In 1964, British television produced a documentary with a simple premise. Taking the Jesuit motto “Give me a child until he is seven and I will give you the man,” the filmmakers chose 14 seven year olds and documented their lives. They interviewed them, asked them about their hopes and dreams, and watched them at play. Then they repeated the process every seven years for a half a century. Significantly, the children were drawn from diverse backgrounds – some in orphanages, some in well-to-do families – and the question at play was to what extent means and opportunity would shape their lives. What the simple conceit of the Up series has created is an invaluable document of human life, one of the most extraordinary documentary filmmaking efforts ever made. The films offer a rare and precious look at the way real life unfolds in time, how we grow, change, age, love, and mourn.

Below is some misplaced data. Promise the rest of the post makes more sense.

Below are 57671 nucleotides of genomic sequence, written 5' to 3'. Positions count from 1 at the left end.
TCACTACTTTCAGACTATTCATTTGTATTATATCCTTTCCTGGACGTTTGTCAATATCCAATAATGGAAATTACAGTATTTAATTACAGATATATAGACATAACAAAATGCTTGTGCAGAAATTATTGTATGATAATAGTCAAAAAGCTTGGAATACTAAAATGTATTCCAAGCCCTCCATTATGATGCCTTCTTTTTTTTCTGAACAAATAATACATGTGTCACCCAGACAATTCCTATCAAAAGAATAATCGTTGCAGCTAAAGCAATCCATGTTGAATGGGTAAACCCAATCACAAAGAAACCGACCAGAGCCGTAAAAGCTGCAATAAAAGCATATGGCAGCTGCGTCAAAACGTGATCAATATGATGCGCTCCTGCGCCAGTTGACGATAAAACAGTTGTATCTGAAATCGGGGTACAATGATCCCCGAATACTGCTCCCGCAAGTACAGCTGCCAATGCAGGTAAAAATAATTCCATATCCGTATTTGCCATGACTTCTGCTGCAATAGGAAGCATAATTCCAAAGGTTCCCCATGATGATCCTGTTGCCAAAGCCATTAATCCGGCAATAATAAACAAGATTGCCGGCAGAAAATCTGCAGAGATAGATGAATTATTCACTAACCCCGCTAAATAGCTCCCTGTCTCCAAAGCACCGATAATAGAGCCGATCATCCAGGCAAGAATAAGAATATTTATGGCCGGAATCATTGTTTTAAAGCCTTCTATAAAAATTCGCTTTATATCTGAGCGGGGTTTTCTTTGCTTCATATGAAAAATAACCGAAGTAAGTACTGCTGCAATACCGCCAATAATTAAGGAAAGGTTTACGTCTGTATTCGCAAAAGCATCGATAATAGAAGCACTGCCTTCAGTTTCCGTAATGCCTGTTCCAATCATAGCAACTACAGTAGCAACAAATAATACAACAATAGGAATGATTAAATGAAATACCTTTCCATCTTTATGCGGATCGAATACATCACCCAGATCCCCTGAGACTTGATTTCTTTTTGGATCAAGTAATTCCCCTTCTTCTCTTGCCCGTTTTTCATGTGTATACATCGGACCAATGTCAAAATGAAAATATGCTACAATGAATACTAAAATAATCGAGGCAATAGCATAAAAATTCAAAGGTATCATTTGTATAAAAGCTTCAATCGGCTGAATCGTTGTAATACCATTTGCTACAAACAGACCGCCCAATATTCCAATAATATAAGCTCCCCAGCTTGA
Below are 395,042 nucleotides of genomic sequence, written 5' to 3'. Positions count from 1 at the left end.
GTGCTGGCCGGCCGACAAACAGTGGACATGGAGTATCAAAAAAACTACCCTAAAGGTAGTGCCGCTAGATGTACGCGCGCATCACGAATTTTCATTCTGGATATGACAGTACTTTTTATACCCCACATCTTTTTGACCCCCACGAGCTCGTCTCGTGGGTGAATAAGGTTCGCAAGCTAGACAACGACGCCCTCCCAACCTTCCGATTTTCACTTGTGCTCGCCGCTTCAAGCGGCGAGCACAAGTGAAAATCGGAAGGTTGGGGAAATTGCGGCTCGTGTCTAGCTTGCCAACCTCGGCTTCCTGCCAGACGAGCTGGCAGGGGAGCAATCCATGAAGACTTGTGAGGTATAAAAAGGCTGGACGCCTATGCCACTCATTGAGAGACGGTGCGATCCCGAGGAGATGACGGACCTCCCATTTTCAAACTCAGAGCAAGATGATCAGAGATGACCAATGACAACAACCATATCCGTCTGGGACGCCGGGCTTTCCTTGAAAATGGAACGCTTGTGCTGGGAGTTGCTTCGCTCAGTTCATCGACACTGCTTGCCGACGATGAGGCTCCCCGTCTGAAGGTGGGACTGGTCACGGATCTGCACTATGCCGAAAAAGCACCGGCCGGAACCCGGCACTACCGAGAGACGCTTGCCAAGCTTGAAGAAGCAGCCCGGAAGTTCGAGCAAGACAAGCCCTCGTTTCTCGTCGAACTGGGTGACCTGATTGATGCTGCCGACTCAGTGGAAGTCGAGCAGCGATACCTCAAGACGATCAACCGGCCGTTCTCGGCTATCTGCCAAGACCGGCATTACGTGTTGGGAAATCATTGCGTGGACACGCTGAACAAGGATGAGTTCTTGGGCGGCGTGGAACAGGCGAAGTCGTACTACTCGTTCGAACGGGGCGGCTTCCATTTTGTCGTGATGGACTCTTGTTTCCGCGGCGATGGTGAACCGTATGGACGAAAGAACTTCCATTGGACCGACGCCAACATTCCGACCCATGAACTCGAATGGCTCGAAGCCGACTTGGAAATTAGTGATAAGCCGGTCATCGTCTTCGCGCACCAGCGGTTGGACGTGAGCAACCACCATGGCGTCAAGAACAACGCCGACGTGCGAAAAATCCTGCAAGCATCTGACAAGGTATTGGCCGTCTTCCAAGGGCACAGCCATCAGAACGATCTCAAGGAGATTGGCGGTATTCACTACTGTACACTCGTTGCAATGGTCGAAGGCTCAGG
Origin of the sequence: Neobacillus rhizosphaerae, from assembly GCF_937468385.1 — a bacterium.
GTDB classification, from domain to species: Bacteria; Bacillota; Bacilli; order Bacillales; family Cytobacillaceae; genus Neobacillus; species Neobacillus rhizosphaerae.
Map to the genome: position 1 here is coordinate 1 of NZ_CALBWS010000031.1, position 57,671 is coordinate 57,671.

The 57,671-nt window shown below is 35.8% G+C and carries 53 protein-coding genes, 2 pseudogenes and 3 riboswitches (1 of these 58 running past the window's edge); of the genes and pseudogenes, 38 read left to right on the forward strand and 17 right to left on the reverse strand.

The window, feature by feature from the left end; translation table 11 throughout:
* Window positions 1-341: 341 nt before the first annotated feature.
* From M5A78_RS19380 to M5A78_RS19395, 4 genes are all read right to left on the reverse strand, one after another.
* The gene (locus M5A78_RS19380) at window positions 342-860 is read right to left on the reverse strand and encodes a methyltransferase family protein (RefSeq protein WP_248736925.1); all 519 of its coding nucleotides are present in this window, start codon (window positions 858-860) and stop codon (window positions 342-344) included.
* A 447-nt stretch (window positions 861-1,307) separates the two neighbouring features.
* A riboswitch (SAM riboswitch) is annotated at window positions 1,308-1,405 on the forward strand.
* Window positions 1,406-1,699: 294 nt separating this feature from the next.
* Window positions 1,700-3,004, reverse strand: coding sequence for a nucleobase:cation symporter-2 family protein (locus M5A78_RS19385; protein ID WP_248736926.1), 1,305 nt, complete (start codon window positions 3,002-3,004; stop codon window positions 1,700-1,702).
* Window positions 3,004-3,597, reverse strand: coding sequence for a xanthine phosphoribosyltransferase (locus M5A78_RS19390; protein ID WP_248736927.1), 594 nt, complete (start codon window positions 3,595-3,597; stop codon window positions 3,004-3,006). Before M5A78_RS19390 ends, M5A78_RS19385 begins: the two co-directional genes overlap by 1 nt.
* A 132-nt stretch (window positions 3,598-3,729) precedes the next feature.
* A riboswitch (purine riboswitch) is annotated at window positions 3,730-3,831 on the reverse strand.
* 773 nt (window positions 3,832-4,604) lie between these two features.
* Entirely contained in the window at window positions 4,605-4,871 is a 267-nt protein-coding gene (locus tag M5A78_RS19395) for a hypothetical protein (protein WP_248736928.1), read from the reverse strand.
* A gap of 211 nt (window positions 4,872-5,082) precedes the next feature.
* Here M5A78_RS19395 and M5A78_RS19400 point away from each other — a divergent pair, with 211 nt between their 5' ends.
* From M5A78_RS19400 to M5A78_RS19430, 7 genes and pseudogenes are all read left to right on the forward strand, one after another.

56 Up, the latest installment, comes out this week. You don’t need to have been following the entire series along to jump in on the story. Like the previous installments, Michael Apted’s new film jumps back through the years and retraces the path that led these individuals through their lives. As some of the subjects of the film point out, the films present imperfect portraits of their subjects – limited in scope and intimacy. But what is striking is how thorough the stories are nonetheless. From the cabby’s treks through middle class life, to the spirited young man who lived a troubled life as a homeless person before finally finding a place in his church and local political office, life is presented as raw and inevitable, stark, surprising, and beautiful.